|New Hampshire 1977 passenger issue (1975 base). This plate was issued in 1976, by which point the state was back to the stacked county code letters. This plate is also from Rockingham county.
|New Hampshire 1978 passenger issue (1975 base). This plate was issued in 1977. At this point, new narrower dies were put into use allowing for six-digit plates with full-size county code letters. This plate is from Cheshire county.
|New Hampshire 1977 passenger issue (1975 base). Some counties still had not exhausted their allocated five-digit combinations by 1977, so there are some instances where AB123 format plates were made using the new narrower die set as well. This is such a plate from Carroll county, one of the less-populous counties in the state.
|New Hampshire 1978 passenger issue. Up until the current graphic baseplate, this was the only issue in New Hampshire history to use a color other than white or green. Single plates of this type were issued to new registrants between December, 1977 and April, 1978. Both stickers were applied to the single plate. Referred to as the "Interim Plate", this base bridged the gap between the 1975 base and the 1980 base. "X" was used as the first prefix letter on these plates to avoid conflicts with existing county codes.
|New Hampshire 1979 passenger issue. New Hampshire's Governor, Mel Thompson, apparently objected to the original design of the interim plate, feeling that the red-on-white plates too closely resembled Massachusetts plates. Quite a few red-on-white plates had been produced by this time, however, so rather than waste these plates, the state decided to run them through the paint rollers again, placing a sloppy coat of green over the red. A lot of these plates show remnants of the original red paint around the edges. This plate shows quite a bit of red, especially towards the top right of the plate. Click here for a closer look. Unissued plates from the XB through XF series were recalled and repainted, although some snuck out in their original red form.
|New Hampshire 1979 passenger issue. This plate was a continuation of the interim series. Later plates (from the "XG" series forward) in the production run were painted green to begin with, with no red paint to be seen. Again, these were issued as single plates with two stickers on the same plate. These plates were issued through the end of 1978.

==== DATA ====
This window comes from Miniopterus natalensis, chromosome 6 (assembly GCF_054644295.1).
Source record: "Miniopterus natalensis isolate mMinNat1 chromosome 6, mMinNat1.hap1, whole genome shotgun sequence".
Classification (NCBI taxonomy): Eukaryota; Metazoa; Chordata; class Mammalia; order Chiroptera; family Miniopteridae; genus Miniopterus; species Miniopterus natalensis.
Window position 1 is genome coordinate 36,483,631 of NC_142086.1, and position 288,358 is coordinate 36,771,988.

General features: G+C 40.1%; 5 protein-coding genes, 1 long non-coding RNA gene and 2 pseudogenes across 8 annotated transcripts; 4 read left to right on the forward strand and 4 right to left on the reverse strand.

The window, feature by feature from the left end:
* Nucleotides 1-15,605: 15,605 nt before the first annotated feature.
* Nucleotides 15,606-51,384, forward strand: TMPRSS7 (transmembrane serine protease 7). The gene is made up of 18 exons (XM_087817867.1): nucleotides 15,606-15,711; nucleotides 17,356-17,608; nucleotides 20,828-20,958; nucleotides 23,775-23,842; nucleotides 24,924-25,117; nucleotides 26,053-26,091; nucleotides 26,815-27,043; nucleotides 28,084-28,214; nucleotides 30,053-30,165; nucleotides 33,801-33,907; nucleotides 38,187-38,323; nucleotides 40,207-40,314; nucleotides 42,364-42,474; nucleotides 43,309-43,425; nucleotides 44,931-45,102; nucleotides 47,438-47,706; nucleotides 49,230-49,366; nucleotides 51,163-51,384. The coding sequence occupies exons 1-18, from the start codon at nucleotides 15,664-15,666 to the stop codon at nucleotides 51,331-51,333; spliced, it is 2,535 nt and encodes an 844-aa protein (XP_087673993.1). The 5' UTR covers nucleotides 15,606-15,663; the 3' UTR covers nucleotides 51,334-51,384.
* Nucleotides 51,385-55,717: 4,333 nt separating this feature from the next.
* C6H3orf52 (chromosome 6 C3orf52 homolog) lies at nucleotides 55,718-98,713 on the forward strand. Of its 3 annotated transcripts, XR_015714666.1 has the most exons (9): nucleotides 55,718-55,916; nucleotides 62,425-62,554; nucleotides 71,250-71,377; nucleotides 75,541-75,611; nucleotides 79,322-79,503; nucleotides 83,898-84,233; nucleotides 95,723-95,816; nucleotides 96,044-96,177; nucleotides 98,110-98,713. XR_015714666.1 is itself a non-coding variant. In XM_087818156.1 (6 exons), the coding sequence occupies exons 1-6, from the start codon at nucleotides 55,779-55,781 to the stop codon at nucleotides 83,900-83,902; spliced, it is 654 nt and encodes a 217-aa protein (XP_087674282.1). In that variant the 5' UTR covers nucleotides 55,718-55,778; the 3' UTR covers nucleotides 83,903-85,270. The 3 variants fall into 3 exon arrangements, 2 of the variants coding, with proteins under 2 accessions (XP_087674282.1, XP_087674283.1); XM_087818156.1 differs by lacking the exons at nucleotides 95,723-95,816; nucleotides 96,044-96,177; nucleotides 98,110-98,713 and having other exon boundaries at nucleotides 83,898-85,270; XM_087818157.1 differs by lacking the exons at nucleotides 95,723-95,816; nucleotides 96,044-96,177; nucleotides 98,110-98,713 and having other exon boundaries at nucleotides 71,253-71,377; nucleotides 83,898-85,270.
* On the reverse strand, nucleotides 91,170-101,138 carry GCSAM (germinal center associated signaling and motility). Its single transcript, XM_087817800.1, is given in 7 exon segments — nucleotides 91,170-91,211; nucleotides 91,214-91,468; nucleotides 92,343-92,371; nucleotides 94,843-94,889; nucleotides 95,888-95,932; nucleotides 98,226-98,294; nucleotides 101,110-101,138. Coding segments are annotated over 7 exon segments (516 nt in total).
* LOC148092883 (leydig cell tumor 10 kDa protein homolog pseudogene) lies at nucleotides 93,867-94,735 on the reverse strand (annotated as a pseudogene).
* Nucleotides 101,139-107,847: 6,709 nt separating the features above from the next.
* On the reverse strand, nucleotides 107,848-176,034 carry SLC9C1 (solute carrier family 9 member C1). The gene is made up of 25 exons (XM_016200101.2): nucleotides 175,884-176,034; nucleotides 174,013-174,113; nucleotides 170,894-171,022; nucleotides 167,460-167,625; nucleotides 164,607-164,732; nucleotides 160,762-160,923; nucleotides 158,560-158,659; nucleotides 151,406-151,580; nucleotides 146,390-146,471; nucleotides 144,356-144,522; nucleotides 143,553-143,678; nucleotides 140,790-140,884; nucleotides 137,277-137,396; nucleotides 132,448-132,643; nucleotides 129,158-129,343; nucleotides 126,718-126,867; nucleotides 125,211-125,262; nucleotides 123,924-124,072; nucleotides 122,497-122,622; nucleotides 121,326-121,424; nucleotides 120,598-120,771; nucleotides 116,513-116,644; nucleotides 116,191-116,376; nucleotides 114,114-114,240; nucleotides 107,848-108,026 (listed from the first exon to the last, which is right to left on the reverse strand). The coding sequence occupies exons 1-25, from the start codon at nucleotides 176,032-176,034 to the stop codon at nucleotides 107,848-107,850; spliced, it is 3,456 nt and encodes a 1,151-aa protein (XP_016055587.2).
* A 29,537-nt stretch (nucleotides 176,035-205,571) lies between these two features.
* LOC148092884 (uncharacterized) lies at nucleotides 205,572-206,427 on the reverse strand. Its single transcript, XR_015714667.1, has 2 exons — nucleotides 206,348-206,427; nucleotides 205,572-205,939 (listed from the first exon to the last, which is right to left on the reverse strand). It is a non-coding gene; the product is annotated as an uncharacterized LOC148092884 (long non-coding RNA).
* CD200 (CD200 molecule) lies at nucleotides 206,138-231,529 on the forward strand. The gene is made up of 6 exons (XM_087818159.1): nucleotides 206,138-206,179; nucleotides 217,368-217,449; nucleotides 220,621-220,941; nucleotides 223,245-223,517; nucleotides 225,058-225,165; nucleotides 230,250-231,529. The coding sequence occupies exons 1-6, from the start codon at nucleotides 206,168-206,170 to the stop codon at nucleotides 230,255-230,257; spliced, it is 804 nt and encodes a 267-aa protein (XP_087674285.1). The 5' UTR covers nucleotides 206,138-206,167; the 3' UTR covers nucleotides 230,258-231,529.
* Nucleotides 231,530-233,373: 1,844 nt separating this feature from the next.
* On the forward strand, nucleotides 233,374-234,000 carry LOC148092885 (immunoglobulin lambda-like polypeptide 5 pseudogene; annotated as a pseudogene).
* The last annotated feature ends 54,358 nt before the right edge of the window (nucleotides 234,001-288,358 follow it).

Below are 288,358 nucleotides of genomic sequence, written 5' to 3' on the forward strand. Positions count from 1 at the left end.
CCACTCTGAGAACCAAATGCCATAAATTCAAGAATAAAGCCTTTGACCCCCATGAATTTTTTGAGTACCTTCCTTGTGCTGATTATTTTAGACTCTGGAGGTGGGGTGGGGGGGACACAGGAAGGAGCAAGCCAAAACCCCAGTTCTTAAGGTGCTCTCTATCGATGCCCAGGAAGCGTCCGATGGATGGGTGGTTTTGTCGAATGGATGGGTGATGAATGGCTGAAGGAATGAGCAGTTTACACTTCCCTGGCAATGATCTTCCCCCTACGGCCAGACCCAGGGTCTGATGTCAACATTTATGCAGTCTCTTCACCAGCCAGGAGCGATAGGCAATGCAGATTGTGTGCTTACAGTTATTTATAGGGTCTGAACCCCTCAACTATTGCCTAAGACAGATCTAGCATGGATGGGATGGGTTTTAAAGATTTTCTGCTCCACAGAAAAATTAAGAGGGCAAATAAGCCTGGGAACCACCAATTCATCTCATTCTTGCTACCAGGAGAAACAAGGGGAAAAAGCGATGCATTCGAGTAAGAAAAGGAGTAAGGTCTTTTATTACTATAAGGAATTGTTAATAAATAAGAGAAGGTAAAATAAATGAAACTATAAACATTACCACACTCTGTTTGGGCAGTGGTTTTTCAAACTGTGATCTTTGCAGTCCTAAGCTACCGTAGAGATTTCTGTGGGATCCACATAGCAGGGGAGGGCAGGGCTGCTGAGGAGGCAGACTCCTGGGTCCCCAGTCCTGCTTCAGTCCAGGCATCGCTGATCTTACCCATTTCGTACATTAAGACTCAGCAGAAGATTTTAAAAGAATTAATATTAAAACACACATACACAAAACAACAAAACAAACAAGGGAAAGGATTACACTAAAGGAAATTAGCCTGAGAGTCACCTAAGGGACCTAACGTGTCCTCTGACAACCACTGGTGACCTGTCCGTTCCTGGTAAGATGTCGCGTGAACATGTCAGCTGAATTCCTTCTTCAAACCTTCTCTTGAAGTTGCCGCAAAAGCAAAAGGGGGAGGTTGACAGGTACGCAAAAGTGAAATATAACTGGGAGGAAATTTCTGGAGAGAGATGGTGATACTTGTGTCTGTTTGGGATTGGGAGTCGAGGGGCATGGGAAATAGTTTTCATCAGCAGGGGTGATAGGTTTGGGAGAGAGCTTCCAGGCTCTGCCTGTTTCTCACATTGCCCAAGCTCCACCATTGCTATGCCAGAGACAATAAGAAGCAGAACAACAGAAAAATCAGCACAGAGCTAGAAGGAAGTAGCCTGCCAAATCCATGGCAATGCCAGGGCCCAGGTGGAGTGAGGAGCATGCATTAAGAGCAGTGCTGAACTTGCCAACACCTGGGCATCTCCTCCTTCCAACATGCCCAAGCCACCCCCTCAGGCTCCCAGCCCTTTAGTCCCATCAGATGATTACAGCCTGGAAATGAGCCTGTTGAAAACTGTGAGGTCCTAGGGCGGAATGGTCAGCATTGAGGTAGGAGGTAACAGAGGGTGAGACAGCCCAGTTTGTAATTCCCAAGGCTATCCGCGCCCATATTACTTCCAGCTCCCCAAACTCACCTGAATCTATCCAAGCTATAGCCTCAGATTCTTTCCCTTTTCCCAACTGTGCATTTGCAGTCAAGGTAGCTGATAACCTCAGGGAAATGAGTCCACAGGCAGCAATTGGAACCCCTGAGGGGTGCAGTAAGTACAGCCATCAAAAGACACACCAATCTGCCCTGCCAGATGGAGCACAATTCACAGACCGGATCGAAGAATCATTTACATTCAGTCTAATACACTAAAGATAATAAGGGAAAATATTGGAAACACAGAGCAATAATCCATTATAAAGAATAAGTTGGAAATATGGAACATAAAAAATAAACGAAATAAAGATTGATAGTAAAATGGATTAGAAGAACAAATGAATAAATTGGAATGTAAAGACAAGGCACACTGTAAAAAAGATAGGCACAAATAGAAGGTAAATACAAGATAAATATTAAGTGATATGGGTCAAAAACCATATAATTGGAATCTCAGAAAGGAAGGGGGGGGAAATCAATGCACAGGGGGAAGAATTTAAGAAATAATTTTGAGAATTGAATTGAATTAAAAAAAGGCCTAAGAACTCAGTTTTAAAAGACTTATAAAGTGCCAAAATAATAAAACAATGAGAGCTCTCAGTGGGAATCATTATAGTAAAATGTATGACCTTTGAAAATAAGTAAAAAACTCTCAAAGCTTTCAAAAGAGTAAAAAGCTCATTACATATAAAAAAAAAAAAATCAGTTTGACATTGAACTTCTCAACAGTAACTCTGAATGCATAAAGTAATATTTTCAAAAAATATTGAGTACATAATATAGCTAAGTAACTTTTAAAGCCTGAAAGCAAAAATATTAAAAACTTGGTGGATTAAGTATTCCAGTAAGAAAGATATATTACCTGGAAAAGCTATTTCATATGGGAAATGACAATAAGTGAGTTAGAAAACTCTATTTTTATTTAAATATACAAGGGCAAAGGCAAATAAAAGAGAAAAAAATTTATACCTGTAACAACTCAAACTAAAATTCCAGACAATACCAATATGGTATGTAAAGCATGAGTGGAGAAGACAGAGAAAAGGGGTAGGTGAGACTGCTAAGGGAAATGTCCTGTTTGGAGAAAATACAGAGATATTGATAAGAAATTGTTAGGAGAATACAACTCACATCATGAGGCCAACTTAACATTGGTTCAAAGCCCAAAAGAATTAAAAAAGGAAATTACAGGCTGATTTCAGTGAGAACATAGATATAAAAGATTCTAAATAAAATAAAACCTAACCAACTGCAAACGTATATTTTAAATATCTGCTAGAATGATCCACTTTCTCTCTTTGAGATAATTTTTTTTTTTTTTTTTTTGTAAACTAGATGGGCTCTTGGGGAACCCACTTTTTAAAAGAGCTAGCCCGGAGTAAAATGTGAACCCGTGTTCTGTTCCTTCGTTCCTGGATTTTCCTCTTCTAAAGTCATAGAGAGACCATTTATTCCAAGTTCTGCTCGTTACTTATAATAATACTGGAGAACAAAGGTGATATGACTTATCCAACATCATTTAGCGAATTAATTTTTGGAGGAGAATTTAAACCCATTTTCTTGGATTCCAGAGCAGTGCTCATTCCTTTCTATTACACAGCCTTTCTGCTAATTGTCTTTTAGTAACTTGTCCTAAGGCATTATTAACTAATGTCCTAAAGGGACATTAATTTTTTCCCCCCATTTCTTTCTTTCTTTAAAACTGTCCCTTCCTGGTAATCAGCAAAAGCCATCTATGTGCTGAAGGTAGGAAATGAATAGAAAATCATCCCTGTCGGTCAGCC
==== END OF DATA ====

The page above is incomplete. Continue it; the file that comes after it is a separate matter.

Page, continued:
|New Hampshire 1979 passenger issue. Well, after establishing in 1978 that the state didn't want their plates to resemble Massachusetts plates, New Hampshire had the initial batch of 1979-base plates produced in Massachusetts, using the same colors, dies and materials as Massachusetts' 1977 base, resulting in a plate that pretty much looked exactly like theirs. Massachusetts produced plates in the 1-99999 and 200000-242500 range, with others made in-state using standard New Hampshire dies. No county codes were used on these plates. Starting with the advent of staggered registration in 1976, New Hampshire registrations expire in the same month as the registrant's birthday. Therefore, plates such as this one, first issued in 1979 and also expiring in 1979, show up quite often.
|New Hampshire 1980 passenger issue. Same series as above, but with standard New Hampshire dies. Also note the different dies used for "Live Free or Die" and "New Hampshire". This base was used from 1979 through 1987.
|New Hampshire 1985 passenger issue. Once plates from 1 through 999999 were exhausted, the state started issuing five numeric-one alpha plates. The series made it to the mid "G" series by the time this base was retired in 1987.
|New Hampshire 1987 passenger issue. This new issue debuted in 1987. It featured a screened background with the Old Man of the Mountains within the state name. The "Old Man" was a geographical feature found on a mountainside in the White Mountain National Forest. The "Live Free or Die" slogan was lightly written at the bottom of the plate, causing controversy with those who felt it was not prominent enough. Again, the courts spoke up and ruled in favor of a resident who had bolted the slogan from an old plate over the new one. Can't please everyone...
|New Hampshire 1987 passenger issue. Continuation of the above plate. The first 400,000 or so of these plates were produced using an especially light shade of green for the state name and slogan, which was darkened up a bit on plates from the 400000 series forward. You may note the darker shade on this plate compared to the one above it. My scanner isn't especially good at reproducing green to begin with, though, so this may be one you'll have to take my word for.